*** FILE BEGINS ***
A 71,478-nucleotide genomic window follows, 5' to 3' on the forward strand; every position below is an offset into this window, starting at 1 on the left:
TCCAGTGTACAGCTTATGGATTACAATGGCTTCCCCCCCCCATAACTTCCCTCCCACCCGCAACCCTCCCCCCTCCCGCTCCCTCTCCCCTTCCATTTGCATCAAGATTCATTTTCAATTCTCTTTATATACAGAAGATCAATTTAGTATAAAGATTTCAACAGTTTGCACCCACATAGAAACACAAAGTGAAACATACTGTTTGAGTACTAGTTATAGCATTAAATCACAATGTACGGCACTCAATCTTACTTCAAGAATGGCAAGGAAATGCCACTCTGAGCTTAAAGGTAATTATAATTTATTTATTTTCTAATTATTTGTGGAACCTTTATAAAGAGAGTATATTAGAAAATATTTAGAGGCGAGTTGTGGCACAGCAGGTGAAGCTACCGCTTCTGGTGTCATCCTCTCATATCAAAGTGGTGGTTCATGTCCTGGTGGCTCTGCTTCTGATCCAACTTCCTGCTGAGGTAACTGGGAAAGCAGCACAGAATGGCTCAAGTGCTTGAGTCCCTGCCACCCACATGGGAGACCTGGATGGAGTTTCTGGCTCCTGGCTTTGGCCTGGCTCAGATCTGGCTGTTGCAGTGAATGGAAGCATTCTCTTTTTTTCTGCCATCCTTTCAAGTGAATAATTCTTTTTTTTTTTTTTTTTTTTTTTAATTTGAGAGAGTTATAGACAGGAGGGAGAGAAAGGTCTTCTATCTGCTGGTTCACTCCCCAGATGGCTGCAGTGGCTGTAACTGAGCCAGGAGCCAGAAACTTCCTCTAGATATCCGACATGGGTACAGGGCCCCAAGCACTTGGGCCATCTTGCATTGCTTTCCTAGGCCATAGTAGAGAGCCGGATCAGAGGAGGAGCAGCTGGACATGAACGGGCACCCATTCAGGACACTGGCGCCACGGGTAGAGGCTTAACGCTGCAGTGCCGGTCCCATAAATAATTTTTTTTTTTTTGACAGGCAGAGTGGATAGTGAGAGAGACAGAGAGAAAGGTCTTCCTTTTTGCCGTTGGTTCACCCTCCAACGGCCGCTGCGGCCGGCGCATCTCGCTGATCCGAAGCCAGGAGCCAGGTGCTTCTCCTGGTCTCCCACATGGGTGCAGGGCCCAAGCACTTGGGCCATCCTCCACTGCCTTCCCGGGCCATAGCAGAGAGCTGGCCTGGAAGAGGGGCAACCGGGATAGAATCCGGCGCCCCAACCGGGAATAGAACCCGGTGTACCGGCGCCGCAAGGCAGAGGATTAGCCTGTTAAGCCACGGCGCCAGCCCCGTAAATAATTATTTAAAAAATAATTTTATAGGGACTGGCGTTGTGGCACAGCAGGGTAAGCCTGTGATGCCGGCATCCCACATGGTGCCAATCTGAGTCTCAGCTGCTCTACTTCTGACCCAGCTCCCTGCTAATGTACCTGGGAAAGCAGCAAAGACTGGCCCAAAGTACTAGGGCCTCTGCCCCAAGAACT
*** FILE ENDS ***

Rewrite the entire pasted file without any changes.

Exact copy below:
A 71,478-nucleotide genomic window follows, 5' to 3' on the forward strand; every position below is an offset into this window, starting at 1 on the left:
TCCAGTGTACAGCTTATGGATTACAATGGCTTCCCCCCCCCATAACTTCCCTCCCACCCGCAACCCTCCCCCCTCCCGCTCCCTCTCCCCTTCCATTTGCATCAAGATTCATTTTCAATTCTCTTTATATACAGAAGATCAATTTAGTATAAAGATTTCAACAGTTTGCACCCACATAGAAACACAAAGTGAAACATACTGTTTGAGTACTAGTTATAGCATTAAATCACAATGTACGGCACTCAATCTTACTTCAAGAATGGCAAGGAAATGCCACTCTGAGCTTAAAGGTAATTATAATTTATTTATTTTCTAATTATTTGTGGAACCTTTATAAAGAGAGTATATTAGAAAATATTTAGAGGCGAGTTGTGGCACAGCAGGTGAAGCTACCGCTTCTGGTGTCATCCTCTCATATCAAAGTGGTGGTTCATGTCCTGGTGGCTCTGCTTCTGATCCAACTTCCTGCTGAGGTAACTGGGAAAGCAGCACAGAATGGCTCAAGTGCTTGAGTCCCTGCCACCCACATGGGAGACCTGGATGGAGTTTCTGGCTCCTGGCTTTGGCCTGGCTCAGATCTGGCTGTTGCAGTGAATGGAAGCATTCTCTTTTTTTCTGCCATCCTTTCAAGTGAATAATTCTTTTTTTTTTTTTTTTTTTTTTTAATTTGAGAGAGTTATAGACAGGAGGGAGAGAAAGGTCTTCTATCTGCTGGTTCACTCCCCAGATGGCTGCAGTGGCTGTAACTGAGCCAGGAGCCAGAAACTTCCTCTAGATATCCGACATGGGTACAGGGCCCCAAGCACTTGGGCCATCTTGCATTGCTTTCCTAGGCCATAGTAGAGAGCCGGATCAGAGGAGGAGCAGCTGGACATGAACGGGCACCCATTCAGGACACTGGCGCCACGGGTAGAGGCTTAACGCTGCAGTGCCGGTCCCATAAATAATTTTTTTTTTTTTGACAGGCAGAGTGGATAGTGAGAGAGACAGAGAGAAAGGTCTTCCTTTTTGCCGTTGGTTCACCCTCCAACGGCCGCTGCGGCCGGCGCATCTCGCTGATCCGAAGCCAGGAGCCAGGTGCTTCTCCTGGTCTCCCACATGGGTGCAGGGCCCAAGCACTTGGGCCATCCTCCACTGCCTTCCCGGGCCATAGCAGAGAGCTGGCCTGGAAGAGGGGCAACCGGGATAGAATCCGGCGCCCCAACCGGGAATAGAACCCGGTGTACCGGCGCCGCAAGGCAGAGGATTAGCCTGTTAAGCCACGGCGCCAGCCCCGTAAATAATTATTTAAAAAATAATTTTATAGGGACTGGCGTTGTGGCACAGCAGGGTAAGCCTGTGATGCCGGCATCCCACATGGTGCCAATCTGAGTCTCAGCTGCTCTACTTCTGACCCAGCTCCCTGCTAATGTACCTGGGAAAGCAGCAAAGACTGGCCCAAAGTACTAGGGCCTCTGCCCCAAGAACT